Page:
do do do, de da da da
(They're meaningless and all that's true)
Location: Web-based commission for this website
Launch Project >
Kevin’s web-project masquerades as BabyTalk™ – Translation
and Pronunciation Software – a place where you can learn what babies are
actually saying in their garbled gobbledegook. You can take a quick fire lesson
in this strange language, by watching video clips of Kevin with his 11-month
old baby Jake. Kevin has created a vast database of baby words and their translations.
As the clip plays these words and translations appear on screen for you to learn
by heart. If you’re short on time, that’s OK because BabyTalk™
allows you to choose just how long your lesson will be – from a beginner’s
30 seconds to an enthusiast’s 25 minutes.
video still from De
do do do, de da da da...
of my work to date has focused on the relationship between society and the utopian
promise of technology, in particular the desire for seamless interaction between
humans and technology based systems. From a critical point of view this relationship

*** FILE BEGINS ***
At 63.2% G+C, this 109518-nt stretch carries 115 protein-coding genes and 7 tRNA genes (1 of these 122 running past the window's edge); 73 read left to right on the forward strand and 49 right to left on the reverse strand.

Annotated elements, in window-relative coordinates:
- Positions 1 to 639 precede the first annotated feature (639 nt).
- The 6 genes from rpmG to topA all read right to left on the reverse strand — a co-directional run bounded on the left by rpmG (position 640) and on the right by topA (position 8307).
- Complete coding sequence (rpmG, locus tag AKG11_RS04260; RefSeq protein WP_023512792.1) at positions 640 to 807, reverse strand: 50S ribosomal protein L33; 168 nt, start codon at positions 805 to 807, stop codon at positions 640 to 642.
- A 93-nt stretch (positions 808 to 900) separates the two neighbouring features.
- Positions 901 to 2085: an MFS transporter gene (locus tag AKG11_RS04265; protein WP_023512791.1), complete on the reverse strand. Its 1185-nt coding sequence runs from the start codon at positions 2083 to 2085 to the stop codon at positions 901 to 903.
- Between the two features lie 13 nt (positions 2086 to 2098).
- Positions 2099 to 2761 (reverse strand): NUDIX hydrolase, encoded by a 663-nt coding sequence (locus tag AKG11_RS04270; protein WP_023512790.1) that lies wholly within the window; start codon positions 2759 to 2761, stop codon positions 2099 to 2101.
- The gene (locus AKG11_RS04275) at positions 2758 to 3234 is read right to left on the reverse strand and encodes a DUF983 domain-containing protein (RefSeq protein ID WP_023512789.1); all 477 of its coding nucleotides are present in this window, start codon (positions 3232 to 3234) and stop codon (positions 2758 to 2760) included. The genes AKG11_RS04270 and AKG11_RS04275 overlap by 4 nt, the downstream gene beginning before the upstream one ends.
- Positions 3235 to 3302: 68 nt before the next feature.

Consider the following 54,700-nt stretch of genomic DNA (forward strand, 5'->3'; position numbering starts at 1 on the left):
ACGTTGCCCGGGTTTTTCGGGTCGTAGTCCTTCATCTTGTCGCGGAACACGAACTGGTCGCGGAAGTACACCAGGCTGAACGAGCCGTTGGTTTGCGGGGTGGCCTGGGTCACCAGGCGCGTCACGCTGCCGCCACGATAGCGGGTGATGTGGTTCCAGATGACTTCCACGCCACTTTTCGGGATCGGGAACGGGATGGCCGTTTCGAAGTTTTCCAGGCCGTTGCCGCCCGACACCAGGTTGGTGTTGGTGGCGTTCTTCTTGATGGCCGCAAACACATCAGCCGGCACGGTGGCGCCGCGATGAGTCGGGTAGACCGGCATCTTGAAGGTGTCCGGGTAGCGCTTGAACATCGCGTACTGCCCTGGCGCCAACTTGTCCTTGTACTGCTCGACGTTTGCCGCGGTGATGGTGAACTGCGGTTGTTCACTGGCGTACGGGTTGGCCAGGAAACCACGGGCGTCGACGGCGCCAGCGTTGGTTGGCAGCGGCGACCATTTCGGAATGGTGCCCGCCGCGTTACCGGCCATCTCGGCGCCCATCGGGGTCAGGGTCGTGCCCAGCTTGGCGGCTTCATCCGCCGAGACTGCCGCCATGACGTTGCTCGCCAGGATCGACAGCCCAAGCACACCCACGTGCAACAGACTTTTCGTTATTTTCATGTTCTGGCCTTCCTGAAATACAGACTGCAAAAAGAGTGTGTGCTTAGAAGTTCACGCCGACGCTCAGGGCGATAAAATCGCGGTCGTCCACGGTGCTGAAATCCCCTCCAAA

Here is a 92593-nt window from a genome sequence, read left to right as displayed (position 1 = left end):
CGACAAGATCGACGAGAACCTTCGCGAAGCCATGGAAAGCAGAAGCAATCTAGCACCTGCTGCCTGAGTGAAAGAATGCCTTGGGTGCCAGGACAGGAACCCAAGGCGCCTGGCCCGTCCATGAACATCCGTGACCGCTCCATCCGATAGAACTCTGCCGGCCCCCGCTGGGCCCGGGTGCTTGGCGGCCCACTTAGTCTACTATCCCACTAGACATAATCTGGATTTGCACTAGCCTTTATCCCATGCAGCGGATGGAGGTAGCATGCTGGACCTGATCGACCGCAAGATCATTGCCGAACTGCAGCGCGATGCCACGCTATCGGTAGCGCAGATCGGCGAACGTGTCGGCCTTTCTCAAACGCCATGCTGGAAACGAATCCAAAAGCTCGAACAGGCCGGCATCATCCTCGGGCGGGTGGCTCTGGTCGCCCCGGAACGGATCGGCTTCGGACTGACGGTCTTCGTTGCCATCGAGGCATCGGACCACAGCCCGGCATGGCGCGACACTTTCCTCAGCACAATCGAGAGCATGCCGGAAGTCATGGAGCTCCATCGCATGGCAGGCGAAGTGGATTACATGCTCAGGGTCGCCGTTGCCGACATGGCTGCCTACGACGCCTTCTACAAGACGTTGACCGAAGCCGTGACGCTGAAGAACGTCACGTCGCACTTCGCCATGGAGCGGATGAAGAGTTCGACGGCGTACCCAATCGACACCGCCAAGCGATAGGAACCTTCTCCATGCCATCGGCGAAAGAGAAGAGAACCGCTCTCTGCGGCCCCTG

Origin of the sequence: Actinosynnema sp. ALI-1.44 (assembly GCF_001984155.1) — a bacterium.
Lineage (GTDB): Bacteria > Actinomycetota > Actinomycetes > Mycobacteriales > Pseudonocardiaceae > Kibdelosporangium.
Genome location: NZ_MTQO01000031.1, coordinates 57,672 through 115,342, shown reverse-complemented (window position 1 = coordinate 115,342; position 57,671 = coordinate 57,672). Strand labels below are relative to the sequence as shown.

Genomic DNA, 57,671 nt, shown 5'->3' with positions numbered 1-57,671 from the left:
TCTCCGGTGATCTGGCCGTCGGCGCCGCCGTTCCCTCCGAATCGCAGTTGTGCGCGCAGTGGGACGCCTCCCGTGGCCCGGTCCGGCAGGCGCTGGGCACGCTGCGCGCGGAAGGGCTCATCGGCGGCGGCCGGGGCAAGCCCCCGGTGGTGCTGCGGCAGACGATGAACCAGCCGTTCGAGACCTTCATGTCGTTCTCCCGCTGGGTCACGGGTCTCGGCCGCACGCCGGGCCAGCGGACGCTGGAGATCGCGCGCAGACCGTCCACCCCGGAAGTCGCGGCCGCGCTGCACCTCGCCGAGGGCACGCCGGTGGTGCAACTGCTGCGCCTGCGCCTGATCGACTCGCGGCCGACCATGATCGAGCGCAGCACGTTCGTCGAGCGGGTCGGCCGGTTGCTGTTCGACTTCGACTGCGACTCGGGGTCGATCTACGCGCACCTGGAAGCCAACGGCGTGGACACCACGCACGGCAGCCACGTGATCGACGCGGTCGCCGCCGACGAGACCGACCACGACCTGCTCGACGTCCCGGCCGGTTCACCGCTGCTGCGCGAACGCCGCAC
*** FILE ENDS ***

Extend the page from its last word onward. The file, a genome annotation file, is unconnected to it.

might be understood as a spatial problem, based on a belief that intelligence
resides within a technological system, rather than as part of a shared, though
often transparent, interaction. It is these interactions, implicit in our relationship
with technology, with which my work is currently concerned.
Recent works have used voice, both computer generated and human, as a medium
to explore these interactions. Seamless Human Computer Interaction (HCI) is
always imagined in Science Fiction to be conducted via the medium of voice.
In reality, the current abilities of Speech Recognition (SR) systems fall way
short of this fantasy. Current SR software tends to work well in noiseless,
context-free environments. But if a particular context is introduced, perception
of the meanings produced by the interaction may change radically.
In the manner of SR software architecture, I have compiled a lexicon of words
based on my son Jake’s pre-language baby talk. I have extracted these
phonetic sound words and their resulting translations from a 7 hour video of
Jake’s day. These sound words and accompanying translations are a guess,
made by me, on the articulation and meaning of Jake’s words based on the
context in which they were spoken.
In parallel to this approach, I was keen to create a particular tension in the
way the audiences interacted with the work. The work’s interface design
and functionality have been informed by quickfix language learning resources.
This approach is taken to an extreme by allowing the audience to decide how
long they wish to spend viewing the work. This decision has an explicit effect
on the manner of the work’s final representation.